I’ve been lucky enough to travel to some incredible destinations and catch some ‘prized’ fish. But for me, Papua New Guinea (PNG) and the fish its home to like the Black Bass, went straight to the top of my list after first seeing it on a fishing program almost 15 years ago. Now, having now visited PNG three times, each time is a mind-blowing experience. And as cliched as it may sound, catching fish there is often just a bonus. It’s a destination every fisherman should visit. Admittedly I had hesitations visiting the country having only ever been warned about how dangerous it was. But rest assured, if you travel with the right precautions and local knowledge, it’s as safe as they come. The people are kind and generous, and I have never felt more welcomed than I have anywhere else in the world.


Our first trip to PNG – the hunt for the elusive Black Bass

Our first trip with two guests started with a two-hour flight from Brisbane to Port Moresby, and a connecting flight onto the Island of West New Britain to a place called Kimbe. From Kimbe, we had a four-hour trip in a long boat to eventually arrive at our lodge – so as you may have gathered – it’s quite remote. The boat ride was an adventure, cruising past ocean front villages with crystal clear water and reefs only about 500m from their front door step. Their huts are right on the water’s edge and it’s hard to believe such a place has not been developed like most other beautiful places around the world with ocean views. We arrived at our lodge and met up with another team of anglers and sat back to enjoy a few ice-cold SP Larger Green cans while we talked over our plan for the next four days fishing for the mighty black bass. The night before any fishing adventure is always filled with huge anticipation and this was no different. Six anglers from all around the world comparing stories and all excited about landing one of these sport fishing brutes.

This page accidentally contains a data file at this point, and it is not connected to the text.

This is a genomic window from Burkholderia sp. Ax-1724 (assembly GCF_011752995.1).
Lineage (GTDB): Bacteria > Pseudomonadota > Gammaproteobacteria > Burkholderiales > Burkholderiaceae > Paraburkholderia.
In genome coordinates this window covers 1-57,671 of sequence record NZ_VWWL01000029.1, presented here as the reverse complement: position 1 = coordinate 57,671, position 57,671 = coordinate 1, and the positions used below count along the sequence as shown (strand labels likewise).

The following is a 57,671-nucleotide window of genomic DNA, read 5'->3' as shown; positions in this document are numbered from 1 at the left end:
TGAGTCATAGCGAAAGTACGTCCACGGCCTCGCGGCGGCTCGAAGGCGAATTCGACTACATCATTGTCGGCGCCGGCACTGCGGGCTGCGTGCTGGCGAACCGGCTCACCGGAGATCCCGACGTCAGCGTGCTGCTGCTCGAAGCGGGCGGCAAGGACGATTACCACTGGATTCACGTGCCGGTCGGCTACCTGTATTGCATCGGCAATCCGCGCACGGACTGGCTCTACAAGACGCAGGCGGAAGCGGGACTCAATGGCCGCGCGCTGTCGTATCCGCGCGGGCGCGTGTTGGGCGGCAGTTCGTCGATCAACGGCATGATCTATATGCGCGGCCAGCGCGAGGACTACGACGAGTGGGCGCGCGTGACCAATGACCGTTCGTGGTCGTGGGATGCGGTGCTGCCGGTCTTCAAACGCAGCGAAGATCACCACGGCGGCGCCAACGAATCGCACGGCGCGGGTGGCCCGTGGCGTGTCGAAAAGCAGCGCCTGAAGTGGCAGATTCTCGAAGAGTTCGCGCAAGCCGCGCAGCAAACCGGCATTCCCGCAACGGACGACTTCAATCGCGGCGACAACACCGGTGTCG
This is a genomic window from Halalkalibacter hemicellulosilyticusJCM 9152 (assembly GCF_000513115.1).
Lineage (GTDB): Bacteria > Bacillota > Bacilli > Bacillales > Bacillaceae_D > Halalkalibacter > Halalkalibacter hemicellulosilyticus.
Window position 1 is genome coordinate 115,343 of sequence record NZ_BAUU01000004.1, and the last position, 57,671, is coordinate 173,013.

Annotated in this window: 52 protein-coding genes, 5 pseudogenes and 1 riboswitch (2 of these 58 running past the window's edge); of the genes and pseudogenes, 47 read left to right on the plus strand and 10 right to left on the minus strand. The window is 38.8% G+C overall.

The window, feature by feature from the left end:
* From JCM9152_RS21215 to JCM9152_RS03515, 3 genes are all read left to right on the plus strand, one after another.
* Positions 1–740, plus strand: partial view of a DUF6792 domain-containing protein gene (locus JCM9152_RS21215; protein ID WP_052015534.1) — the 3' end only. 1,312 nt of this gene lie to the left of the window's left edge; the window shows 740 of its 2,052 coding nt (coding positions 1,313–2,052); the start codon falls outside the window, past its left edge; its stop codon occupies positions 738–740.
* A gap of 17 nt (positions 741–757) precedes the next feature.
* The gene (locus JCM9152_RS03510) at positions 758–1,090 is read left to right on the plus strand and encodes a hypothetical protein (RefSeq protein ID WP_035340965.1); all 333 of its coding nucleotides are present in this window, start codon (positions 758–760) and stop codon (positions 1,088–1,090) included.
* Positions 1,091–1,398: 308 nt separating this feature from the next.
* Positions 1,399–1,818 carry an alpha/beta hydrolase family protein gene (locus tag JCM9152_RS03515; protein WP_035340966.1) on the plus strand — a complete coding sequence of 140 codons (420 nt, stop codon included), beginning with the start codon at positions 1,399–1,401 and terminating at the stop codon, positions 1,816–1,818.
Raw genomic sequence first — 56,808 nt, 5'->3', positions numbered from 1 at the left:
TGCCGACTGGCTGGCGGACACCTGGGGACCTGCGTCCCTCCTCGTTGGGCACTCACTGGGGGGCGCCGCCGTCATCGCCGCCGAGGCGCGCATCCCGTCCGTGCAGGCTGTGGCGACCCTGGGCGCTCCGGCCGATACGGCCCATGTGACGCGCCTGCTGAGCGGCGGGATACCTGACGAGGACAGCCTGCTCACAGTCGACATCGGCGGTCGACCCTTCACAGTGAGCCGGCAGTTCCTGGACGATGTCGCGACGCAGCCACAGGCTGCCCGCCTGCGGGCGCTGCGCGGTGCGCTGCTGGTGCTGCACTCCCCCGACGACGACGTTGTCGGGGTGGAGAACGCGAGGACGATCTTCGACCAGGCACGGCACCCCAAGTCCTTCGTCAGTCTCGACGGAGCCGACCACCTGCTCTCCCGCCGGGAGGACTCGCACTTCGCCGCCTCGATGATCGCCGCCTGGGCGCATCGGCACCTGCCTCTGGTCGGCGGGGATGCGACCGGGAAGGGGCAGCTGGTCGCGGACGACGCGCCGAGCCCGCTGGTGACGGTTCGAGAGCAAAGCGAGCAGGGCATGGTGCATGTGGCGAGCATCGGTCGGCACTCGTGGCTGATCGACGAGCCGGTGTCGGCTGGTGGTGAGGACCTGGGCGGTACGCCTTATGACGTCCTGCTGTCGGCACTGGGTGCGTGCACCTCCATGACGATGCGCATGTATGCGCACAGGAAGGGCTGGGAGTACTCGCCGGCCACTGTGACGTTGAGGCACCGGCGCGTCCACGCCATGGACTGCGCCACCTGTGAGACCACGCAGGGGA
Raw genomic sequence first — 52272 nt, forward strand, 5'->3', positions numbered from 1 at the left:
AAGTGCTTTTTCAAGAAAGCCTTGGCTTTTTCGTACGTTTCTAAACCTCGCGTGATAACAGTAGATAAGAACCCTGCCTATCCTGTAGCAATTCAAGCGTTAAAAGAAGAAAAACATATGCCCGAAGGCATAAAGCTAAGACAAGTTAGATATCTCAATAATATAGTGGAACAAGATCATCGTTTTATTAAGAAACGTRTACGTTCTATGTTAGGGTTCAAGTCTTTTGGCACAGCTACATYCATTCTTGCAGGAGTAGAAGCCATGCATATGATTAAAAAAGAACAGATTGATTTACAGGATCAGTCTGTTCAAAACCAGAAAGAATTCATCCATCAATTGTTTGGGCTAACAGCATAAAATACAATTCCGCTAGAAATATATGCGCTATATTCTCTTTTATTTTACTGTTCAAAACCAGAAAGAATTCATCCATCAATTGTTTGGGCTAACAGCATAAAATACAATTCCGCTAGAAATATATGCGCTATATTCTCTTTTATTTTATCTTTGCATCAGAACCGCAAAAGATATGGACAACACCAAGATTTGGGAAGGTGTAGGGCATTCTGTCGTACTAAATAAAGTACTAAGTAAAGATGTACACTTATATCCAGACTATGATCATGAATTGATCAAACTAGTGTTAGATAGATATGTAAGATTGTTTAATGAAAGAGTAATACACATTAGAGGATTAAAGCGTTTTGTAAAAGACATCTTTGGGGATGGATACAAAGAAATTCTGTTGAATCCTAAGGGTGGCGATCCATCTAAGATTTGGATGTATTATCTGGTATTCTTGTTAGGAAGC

Equipment for catching the Black Bass